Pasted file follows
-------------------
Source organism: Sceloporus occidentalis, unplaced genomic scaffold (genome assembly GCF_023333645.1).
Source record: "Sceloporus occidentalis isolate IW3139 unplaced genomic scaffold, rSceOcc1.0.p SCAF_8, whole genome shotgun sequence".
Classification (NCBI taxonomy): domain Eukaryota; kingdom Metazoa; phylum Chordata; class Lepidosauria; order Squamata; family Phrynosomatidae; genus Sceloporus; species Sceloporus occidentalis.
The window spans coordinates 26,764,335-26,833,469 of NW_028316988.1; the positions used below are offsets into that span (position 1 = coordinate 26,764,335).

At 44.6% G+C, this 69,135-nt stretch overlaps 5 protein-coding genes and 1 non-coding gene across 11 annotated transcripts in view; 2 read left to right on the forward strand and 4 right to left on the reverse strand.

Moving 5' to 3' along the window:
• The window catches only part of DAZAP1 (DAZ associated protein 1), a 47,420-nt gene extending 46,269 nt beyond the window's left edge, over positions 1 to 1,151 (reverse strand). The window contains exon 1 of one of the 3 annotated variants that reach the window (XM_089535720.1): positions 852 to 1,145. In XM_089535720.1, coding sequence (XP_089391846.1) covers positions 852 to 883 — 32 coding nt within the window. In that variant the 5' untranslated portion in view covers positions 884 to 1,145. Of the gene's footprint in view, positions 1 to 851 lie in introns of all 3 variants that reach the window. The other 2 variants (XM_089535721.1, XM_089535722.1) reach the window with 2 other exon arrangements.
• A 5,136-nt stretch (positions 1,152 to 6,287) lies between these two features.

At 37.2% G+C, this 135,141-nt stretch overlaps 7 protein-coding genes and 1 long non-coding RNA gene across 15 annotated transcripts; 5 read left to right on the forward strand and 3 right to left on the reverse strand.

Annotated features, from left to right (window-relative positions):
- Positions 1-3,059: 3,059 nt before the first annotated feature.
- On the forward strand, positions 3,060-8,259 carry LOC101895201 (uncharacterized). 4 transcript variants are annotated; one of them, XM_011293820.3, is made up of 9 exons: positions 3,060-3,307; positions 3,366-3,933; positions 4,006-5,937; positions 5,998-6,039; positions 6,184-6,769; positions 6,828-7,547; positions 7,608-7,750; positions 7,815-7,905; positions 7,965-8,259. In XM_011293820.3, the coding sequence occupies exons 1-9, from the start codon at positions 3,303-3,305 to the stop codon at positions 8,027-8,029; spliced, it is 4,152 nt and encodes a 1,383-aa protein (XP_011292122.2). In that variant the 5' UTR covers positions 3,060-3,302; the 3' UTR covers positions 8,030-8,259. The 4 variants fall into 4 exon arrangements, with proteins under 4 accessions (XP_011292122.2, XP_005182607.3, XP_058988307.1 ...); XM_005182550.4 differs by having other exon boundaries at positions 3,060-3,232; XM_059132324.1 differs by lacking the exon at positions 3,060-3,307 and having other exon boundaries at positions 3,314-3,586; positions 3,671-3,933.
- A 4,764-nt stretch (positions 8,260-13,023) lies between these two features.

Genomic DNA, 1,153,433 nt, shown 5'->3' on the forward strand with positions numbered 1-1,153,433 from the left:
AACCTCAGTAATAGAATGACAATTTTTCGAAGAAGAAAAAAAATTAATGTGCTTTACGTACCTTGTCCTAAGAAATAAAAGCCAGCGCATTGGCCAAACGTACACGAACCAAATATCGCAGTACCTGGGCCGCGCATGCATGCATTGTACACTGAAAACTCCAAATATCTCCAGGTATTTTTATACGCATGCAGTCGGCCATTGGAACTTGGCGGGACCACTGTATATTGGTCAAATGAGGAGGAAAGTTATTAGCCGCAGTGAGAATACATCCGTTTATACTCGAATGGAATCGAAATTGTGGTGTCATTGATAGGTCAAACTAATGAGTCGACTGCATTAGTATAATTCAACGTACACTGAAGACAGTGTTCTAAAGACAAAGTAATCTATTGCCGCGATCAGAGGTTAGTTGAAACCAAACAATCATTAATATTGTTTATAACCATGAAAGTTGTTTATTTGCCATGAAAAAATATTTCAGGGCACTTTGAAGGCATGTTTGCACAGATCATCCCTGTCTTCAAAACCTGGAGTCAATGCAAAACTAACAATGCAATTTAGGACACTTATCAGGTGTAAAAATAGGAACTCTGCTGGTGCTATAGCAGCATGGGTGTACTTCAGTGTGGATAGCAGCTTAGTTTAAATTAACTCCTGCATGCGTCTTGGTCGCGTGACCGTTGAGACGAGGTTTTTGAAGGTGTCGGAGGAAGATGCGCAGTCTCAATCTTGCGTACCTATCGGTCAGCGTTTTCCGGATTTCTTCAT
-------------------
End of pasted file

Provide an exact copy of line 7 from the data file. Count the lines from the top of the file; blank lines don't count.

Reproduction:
• The window catches only part of DAZAP1 (DAZ associated protein 1), a 47,420-nt gene extending 46,269 nt beyond the window's left edge, over positions 1 to 1,151 (reverse strand). The window contains exon 1 of one of the 3 annotated variants that reach the window (XM_089535720.1): positions 852 to 1,145. In XM_089535720.1, coding sequence (XP_089391846.1) covers positions 852 to 883 — 32 coding nt within the window. In that variant the 5' untranslated portion in view covers positions 884 to 1,145. Of the gene's footprint in view, positions 1 to 851 lie in introns of all 3 variants that reach the window. The other 2 variants (XM_089535721.1, XM_089535722.1) reach the window with 2 other exon arrangements.